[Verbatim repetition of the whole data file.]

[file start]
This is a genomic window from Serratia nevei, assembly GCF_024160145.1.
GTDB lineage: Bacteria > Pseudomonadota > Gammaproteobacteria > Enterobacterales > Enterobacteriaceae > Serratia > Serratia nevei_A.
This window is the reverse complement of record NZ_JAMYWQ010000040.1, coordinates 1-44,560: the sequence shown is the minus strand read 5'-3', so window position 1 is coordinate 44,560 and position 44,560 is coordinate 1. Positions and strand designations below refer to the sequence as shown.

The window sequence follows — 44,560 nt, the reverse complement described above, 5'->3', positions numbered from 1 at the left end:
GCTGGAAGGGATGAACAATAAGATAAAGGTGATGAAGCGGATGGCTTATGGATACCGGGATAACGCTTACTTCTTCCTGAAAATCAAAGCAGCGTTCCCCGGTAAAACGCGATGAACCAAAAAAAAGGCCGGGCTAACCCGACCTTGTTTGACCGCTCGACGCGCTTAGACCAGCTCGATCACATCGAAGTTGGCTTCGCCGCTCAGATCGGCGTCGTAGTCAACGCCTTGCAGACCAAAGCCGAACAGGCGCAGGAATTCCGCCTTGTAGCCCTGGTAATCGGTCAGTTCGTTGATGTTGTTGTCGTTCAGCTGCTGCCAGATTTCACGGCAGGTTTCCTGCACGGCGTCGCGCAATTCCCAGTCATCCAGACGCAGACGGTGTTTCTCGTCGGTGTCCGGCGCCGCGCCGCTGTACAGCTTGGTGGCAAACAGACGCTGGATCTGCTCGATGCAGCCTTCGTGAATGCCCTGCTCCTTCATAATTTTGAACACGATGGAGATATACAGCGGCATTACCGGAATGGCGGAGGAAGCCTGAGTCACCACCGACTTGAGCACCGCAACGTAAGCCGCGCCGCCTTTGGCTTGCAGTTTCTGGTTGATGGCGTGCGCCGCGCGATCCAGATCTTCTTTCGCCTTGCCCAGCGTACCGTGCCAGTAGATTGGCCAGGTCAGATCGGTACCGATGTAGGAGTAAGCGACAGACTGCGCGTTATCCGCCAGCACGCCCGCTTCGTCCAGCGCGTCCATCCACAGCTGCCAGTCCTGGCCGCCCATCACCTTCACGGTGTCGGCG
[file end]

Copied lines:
This is a genomic window from Serratia nevei, assembly GCF_024160145.1.
GTDB lineage: Bacteria > Pseudomonadota > Gammaproteobacteria > Enterobacterales > Enterobacteriaceae > Serratia > Serratia nevei_A.
This window is the reverse complement of record NZ_JAMYWQ010000040.1, coordinates 1-44,560: the sequence shown is the minus strand read 5'-3', so window position 1 is coordinate 44,560 and position 44,560 is coordinate 1. Positions and strand designations below refer to the sequence as shown.

The window sequence follows — 44,560 nt, the reverse complement described above, 5'->3', positions numbered from 1 at the left end:
GCTGGAAGGGATGAACAATAAGATAAAGGTGATGAAGCGGATGGCTTATGGATACCGGGATAACGCTTACTTCTTCCTGAAAATCAAAGCAGCGTTCCCCGGTAAAACGCGATGAACCAAAAAAAAGGCCGGGCTAACCCGACCTTGTTTGACCGCTCGACGCGCTTAGACCAGCTCGATCACATCGAAGTTGGCTTCGCCGCTCAGATCGGCGTCGTAGTCAACGCCTTGCAGACCAAAGCCGAACAGGCGCAGGAATTCCGCCTTGTAGCCCTGGTAATCGGTCAGTTCGTTGATGTTGTTGTCGTTCAGCTGCTGCCAGATTTCACGGCAGGTTTCCTGCACGGCGTCGCGCAATTCCCAGTCATCCAGACGCAGACGGTGTTTCTCGTCGGTGTCCGGCGCCGCGCCGCTGTACAGCTTGGTGGCAAACAGACGCTGGATCTGCTCGATGCAGCCTTCGTGAATGCCCTGCTCCTTCATAATTTTGAACACGATGGAGATATACAGCGGCATTACCGGAATGGCGGAGGAAGCCTGAGTCACCACCGACTTGAGCACCGCAACGTAAGCCGCGCCGCCTTTGGCTTGCAGTTTCTGGTTGATGGCGTGCGCCGCGCGATCCAGATCTTCTTTCGCCTTGCCCAGCGTACCGTGCCAGTAGATTGGCCAGGTCAGATCGGTACCGATGTAGGAGTAAGCGACAGACTGCGCGTTATCCGCCAGCACGCCCGCTTCGTCCAGCGCGTCCATCCACAGCTGCCAGTCCTGGCCGCCCATCACCTTCACGGTGTCGGCG